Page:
Sunday 25 September 2016

Levi Roots thought he was 'rubbish' during Dragons' Den pitch

Published 17/07/2016 | 00:06

Levi Roots successfully pitched his Reggae Reggae Sauce to the Dragons
Levi Roots successfully pitched his Reggae Reggae Sauce to the Dragons

Levi Roots has said he is scared to re-watch his Dragons' Den pitch because he was "rubbish".

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The Jamaican-born businessman shot to success after appearing on the programme in 2007 to seek investment in his product, Reggae Reggae Sauce.

Roots began the pitch by singing his Reggae Reggae Sauce song and playing the guitar, bemusing the judges.

He came under scrutiny for his questionable maths, but managed to secure £50,000 from Dragons Peter Jones and Richard Farleigh in return for 20% of his business each.

The entrepreneur and musician told host Kirsty Young on BBC Radio 4's Desert Island Discs: "I thought I was quite rubbish in the Dragons' Den myself, personally.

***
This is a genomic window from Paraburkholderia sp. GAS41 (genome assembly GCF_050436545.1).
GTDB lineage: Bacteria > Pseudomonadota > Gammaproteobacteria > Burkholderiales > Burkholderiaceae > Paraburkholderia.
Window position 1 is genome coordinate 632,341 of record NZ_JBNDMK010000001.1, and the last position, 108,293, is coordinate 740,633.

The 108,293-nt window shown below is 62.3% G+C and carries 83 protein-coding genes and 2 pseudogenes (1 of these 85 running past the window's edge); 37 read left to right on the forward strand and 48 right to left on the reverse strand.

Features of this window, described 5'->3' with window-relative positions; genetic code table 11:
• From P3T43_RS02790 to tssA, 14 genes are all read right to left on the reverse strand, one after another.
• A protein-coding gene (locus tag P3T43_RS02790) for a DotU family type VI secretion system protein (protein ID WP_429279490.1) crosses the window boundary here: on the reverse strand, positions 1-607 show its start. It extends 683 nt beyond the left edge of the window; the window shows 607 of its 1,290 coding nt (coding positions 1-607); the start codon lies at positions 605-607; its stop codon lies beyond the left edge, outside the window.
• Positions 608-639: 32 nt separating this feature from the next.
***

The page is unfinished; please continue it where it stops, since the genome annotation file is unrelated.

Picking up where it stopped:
"I'm scared to look at the programme now and see how rubbish I really was.

"But I do always say, even if you are rubbish, you've got to be you, because people always are invested in who you are.

"And perhaps if I did get all my numbers right and I was all flash and everything like that, I wouldn't have got the investments."

The 58-year-old reggae singer had been selling his sauce at Notting Hill Carnival before he was approached to audition for the BBC Two show.

Dragons' Den transformed his jerk sauce into a multi-million pound business.

Roots, who was born Keith Graham, moved to the UK when he was 10 years old and later spent time in prison after a drugs and firearms conviction.

Looking back on growing up in South London, he said: "I remember terrible housing, I remember lack of jobs, I remember a police state.

"Most importantly, I remember the SAS laws, stop and search, which was a scourge to all black boys and girls, because you didn't have to do anything to get in trouble or for the police to be intrusive and stop and search you, and hence whatever you said, you could spend a night in a police prison."

Roots's song choices included Stevie Wonder's Master Blaster (Jammin'), Dionne Warwick's Walk On By, and Bob Marley's War.

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